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Letter to Lisa Jackson, Administrator, Environmental Protection Agency

Letter

By:
Date:
Location: Washington, DC

Representative Reid Ribble and other members of the Wisconsin congressional delegation today sent a letter to Environmental Protection Agency (EPA) Administrator Lisa Jackson expressing their concern over the recently announced Boiler Maximum Achievable Control Technology (MACT) rule.

Reps. Jim Sensenbrenner, Tom Petri, and Sean Duffy joined Ribble in questioning Administrator Jackson and the EPA on the unintended consequences of this rule saying that it will cause undue harm to Wisconsin's forestry industry and will cost thousands of jobs.

"Wisconsin has over 240 pulp and paper facilities employing approximately 35,000 workers in good-paying jobs. As you are aware, a 2010 study on the impact of the original proposed rule found that Wisconsin pulp and paper facilities would have had to spend $470 million to comply with the proposed regulations. Moreover, the American Forest and Paper Association has determined that our state would shed roughly 7,500 manufacturing jobs if the original Boiler MACT rules were to take effect," the letter said.

"Too many industries and small businesses feel that the Government has declared war on their business," said Ribble. "The Boiler MACT rule, if fully implemented, will cost important industries in Wisconsin thousands of jobs and unnecessary expenses in compliance costs. I urge Administrator Jackson to consider the job-destroying consequences of this rule and listen to the businesses most affected by this burdensome regulation.

Below is the text of the letter:

The Honorable Lisa Jackson, Administrator
U.S. Environmental Protection Agency
1201 Pennsylvania Avenue, NW
Washington, D.C. 20460

Dear Administrator Jackson:

We are writing in regards to the Environmental Protection Agency's (EPA) recently announced revised Boiler Maximum Achievable Control Technology (MACT) rule concerning regulations for industrial and commercial boilers. While we appreciate the significant revisions that have been made to the original proposed rule, we remain concerned about how EPA's proposal will impact Wisconsin's pulp and paper industry, a significant source of employment and driver of our state's economy.

Wisconsin has over 240 pulp and paper facilities employing approximately 35,000 workers in good-paying jobs. As you are aware, a 2010 study on the impact of the original proposed rule found that Wisconsin pulp and paper facilities would have had to spend $470 million to comply with the proposed regulations. Moreover, the American Forest and Paper Association has determined that our state would shed roughly 7,500 manufacturing jobs if the original Boiler MACT rules were to take effect.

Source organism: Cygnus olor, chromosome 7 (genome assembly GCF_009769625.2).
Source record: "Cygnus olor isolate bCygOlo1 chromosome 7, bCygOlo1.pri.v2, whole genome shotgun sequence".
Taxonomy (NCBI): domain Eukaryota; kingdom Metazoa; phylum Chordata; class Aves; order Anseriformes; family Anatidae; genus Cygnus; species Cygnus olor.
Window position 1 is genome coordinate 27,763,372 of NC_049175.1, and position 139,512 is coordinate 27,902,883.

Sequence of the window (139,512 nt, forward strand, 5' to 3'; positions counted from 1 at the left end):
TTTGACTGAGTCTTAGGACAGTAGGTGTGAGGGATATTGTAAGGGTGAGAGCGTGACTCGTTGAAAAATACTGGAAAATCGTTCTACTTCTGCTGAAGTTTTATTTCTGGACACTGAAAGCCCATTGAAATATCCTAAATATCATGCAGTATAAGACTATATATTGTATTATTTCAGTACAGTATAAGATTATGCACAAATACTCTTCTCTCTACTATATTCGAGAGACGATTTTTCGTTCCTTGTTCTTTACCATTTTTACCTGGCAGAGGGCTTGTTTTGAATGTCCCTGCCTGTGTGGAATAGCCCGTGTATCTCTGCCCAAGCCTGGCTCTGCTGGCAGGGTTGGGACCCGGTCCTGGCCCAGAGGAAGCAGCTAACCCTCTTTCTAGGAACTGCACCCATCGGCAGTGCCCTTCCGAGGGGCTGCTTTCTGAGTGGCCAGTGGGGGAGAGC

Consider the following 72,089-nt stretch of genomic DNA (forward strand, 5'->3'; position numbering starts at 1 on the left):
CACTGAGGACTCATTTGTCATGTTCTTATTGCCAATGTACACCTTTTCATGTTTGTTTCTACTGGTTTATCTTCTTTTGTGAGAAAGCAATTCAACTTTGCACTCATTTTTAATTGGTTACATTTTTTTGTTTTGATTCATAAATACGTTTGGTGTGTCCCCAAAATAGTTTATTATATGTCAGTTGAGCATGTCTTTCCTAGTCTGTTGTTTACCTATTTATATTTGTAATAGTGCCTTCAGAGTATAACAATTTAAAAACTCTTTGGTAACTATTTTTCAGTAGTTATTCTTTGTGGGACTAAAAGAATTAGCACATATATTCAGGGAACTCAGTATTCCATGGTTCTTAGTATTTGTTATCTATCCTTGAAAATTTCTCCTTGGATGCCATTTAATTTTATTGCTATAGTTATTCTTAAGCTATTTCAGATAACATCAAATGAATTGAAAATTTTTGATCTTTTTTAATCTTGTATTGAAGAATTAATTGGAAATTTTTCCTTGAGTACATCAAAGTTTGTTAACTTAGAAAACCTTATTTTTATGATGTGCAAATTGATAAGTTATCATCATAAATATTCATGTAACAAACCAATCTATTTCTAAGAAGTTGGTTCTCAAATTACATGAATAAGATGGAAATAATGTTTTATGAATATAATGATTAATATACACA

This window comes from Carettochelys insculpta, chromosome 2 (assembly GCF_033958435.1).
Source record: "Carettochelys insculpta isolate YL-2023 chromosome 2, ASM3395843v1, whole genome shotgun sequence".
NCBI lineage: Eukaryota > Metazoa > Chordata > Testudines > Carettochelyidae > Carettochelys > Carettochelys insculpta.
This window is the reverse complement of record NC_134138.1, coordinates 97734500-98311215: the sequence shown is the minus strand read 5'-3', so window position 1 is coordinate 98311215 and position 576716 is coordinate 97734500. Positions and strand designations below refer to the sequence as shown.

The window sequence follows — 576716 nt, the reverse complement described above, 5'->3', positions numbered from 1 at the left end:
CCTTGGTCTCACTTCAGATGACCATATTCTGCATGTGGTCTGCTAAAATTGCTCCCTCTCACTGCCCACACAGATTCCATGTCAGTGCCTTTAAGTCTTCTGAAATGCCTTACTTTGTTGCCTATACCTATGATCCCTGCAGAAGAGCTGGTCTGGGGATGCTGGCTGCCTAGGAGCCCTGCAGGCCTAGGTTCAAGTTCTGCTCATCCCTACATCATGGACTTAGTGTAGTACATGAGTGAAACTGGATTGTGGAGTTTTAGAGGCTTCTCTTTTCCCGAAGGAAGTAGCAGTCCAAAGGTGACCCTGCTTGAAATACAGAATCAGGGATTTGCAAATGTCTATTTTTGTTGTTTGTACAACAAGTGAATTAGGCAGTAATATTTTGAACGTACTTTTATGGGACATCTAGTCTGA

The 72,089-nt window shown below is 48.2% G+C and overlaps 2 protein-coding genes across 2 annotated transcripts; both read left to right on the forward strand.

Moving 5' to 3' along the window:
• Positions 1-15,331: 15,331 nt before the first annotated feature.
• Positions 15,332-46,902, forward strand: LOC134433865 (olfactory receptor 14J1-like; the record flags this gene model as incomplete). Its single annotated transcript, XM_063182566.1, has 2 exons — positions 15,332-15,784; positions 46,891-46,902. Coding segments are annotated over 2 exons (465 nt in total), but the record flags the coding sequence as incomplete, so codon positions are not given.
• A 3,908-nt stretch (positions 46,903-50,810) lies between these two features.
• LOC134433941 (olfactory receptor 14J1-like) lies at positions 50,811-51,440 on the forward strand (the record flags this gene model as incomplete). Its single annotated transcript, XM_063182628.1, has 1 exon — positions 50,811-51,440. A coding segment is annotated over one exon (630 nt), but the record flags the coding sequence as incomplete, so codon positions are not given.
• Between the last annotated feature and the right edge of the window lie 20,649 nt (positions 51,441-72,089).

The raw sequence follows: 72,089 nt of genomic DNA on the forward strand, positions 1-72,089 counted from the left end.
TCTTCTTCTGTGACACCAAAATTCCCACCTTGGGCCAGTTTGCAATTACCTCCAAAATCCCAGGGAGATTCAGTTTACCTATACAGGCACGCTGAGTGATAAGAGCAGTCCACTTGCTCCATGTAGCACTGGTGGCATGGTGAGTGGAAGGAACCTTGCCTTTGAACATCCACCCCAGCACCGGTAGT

Given the findings above, we appreciate the revisions to the rule made by the EPA. However, we are concerned that the changes made will not decrease compliance costs as much as EPA is estimating. Furthermore, even if compliance costs are reduced by the levels you envision, the rule will still impose significant capital costs and result in thousands of lost jobs in the Wisconsin pulp and paper industry. We except the coal-fired boilers, which support Wisconsin's paper industry, will face particularly stringent requirements under the new rules.

This industry cannot afford to sustain further job losses right now. It is estimated that nearly 13,000 jobs have been lost in the Wisconsin pulp and paper sector since 2001, representing a 26 percent decline in employment within the industry in just the pasty decade. This sobering data underscores the fact that now is not the time to impose any additional economic burdens on the industry through new compliance costs, which would accompany the new regulations.

We further appreciate that EPA has established a three-year timeline for compliance with the new rule. However, we are concerned that even the EPA will review additional input with a new comment period, the Agency has made no commitment to potentially revise the final rule.

Therefore, EPA is creating a climate greater of uncertainty among the industry about the rule's final requirements.

We share your view that EPA should take more time to fully digest and accomodate the thousands of viewpoints and comments on this complex and costly regulation. We look forward to working with you to make additional revisions to this rule to prevent Wisconsin businesses from facing massive additional costs that would threaten employment throughout our state.

Sincerely,

Reid J. Ribble
Member of Congress

F. James Sensenbrenner, Jr.
Member of Congress

Sean P. Duffy
Member of Congress

Thomas E. Petri
Member of Congress

Ron Kind
Member of Congress


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